The U. S. Air Force Deputy Undersecretary is Heidi Grant. She told Reuters this week, "The appetite for weapons just keeps getting bigger and bigger." Rogue nations and even non-nations seem to be over-loaded with an unending supply of powerful weapons and munitions. Ms. Grant doesn't relish that situation but the world is what it is, which means it is very, very troubled.   
      The Secretary of the U. S. Air Force is Deborah Lee James, Heidi Grant's boss. It is a good sign that women in the Western world are increasingly holding powerful positions in both the military and political spheres. Women are as capable as men and, by their nature, are less greedy and less prone to warfare.
       A great American journalist named Anita Snow this week posted this photo on her Facebook page. She was referencing a Newsweek article that pointed out this fact: It has been ten years since the police in Norway have killed anyone. The article stated, "As in Britain, police in Norway typically patrol while unarmed and only bear arms in extenuating situations." That fact impressed Anita Snow and should resonate with all peace-loving Americans who seldom get to watch a newscast that doesn't feature constant reports about deadly police-civilian shootings or, as the events in Dallas reminded us, civilian-police shootings.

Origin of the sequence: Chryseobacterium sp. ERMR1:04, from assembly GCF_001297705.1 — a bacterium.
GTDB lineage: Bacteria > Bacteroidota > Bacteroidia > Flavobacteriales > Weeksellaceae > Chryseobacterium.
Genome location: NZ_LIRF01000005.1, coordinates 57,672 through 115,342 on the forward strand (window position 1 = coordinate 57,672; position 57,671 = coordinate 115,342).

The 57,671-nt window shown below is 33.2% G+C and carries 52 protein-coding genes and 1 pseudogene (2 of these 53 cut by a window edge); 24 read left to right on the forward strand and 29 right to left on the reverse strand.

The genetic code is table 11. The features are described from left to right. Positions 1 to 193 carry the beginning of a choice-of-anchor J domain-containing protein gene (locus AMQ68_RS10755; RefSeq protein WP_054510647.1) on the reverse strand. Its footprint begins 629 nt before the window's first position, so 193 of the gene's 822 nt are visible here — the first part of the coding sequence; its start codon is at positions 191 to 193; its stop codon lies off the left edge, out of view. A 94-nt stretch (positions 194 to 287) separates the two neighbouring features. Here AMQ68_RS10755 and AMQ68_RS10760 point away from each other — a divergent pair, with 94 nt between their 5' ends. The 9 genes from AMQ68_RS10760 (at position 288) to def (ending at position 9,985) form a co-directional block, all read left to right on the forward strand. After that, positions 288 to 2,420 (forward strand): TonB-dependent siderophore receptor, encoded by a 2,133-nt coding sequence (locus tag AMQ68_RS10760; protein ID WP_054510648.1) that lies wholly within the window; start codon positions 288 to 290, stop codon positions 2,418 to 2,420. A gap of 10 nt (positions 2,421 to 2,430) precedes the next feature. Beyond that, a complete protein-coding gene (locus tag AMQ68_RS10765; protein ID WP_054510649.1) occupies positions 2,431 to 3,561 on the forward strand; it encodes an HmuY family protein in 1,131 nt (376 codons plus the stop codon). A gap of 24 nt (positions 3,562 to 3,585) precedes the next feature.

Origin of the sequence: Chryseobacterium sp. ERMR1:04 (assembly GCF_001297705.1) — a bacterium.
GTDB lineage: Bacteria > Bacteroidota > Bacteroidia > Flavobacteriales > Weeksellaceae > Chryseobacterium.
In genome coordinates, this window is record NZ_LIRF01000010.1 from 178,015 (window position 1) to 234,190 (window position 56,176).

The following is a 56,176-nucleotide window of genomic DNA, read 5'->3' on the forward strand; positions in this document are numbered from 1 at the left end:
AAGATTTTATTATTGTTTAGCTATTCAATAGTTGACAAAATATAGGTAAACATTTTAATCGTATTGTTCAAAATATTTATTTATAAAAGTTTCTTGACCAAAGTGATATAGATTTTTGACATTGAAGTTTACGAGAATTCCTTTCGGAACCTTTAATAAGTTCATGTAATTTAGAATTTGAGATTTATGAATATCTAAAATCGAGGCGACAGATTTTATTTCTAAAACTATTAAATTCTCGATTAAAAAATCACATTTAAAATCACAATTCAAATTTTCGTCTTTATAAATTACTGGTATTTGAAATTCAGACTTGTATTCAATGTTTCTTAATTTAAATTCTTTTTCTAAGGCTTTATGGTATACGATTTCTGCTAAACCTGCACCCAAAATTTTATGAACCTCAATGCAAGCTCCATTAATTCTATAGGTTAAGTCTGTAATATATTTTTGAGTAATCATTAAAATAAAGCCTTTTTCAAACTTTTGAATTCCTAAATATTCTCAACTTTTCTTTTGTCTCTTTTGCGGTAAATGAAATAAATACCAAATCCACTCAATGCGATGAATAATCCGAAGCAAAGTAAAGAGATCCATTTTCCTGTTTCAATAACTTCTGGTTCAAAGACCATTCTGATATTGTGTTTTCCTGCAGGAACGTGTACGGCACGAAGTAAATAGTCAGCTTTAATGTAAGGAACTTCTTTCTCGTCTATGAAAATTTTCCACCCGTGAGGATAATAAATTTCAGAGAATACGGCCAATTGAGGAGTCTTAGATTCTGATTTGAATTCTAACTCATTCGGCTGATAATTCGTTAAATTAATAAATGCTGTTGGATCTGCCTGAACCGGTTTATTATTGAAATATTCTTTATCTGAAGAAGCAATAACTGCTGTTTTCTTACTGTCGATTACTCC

And speaking of Anita Snow, I'm familiar with her Facebook page because I consider her a great journalist and one of America's top experts on U. S. relations with Cuba and Mexico. She is a key Latin American Editor for the Associated Press. For over a decade...1999 till 2009...Ms. Snow was the AP's excellent and fair-minded correspondent in Havana. I still have clippings of some of her articles, including one in 2007 when, for an entire month, she only used a Cuban ration card to buy her food so she could experience what it was like for everyday Cubans to do that. Also, I am pleased to learn that Ms. Snow will soon publish her memoir, which I'll pre-order from Amazon.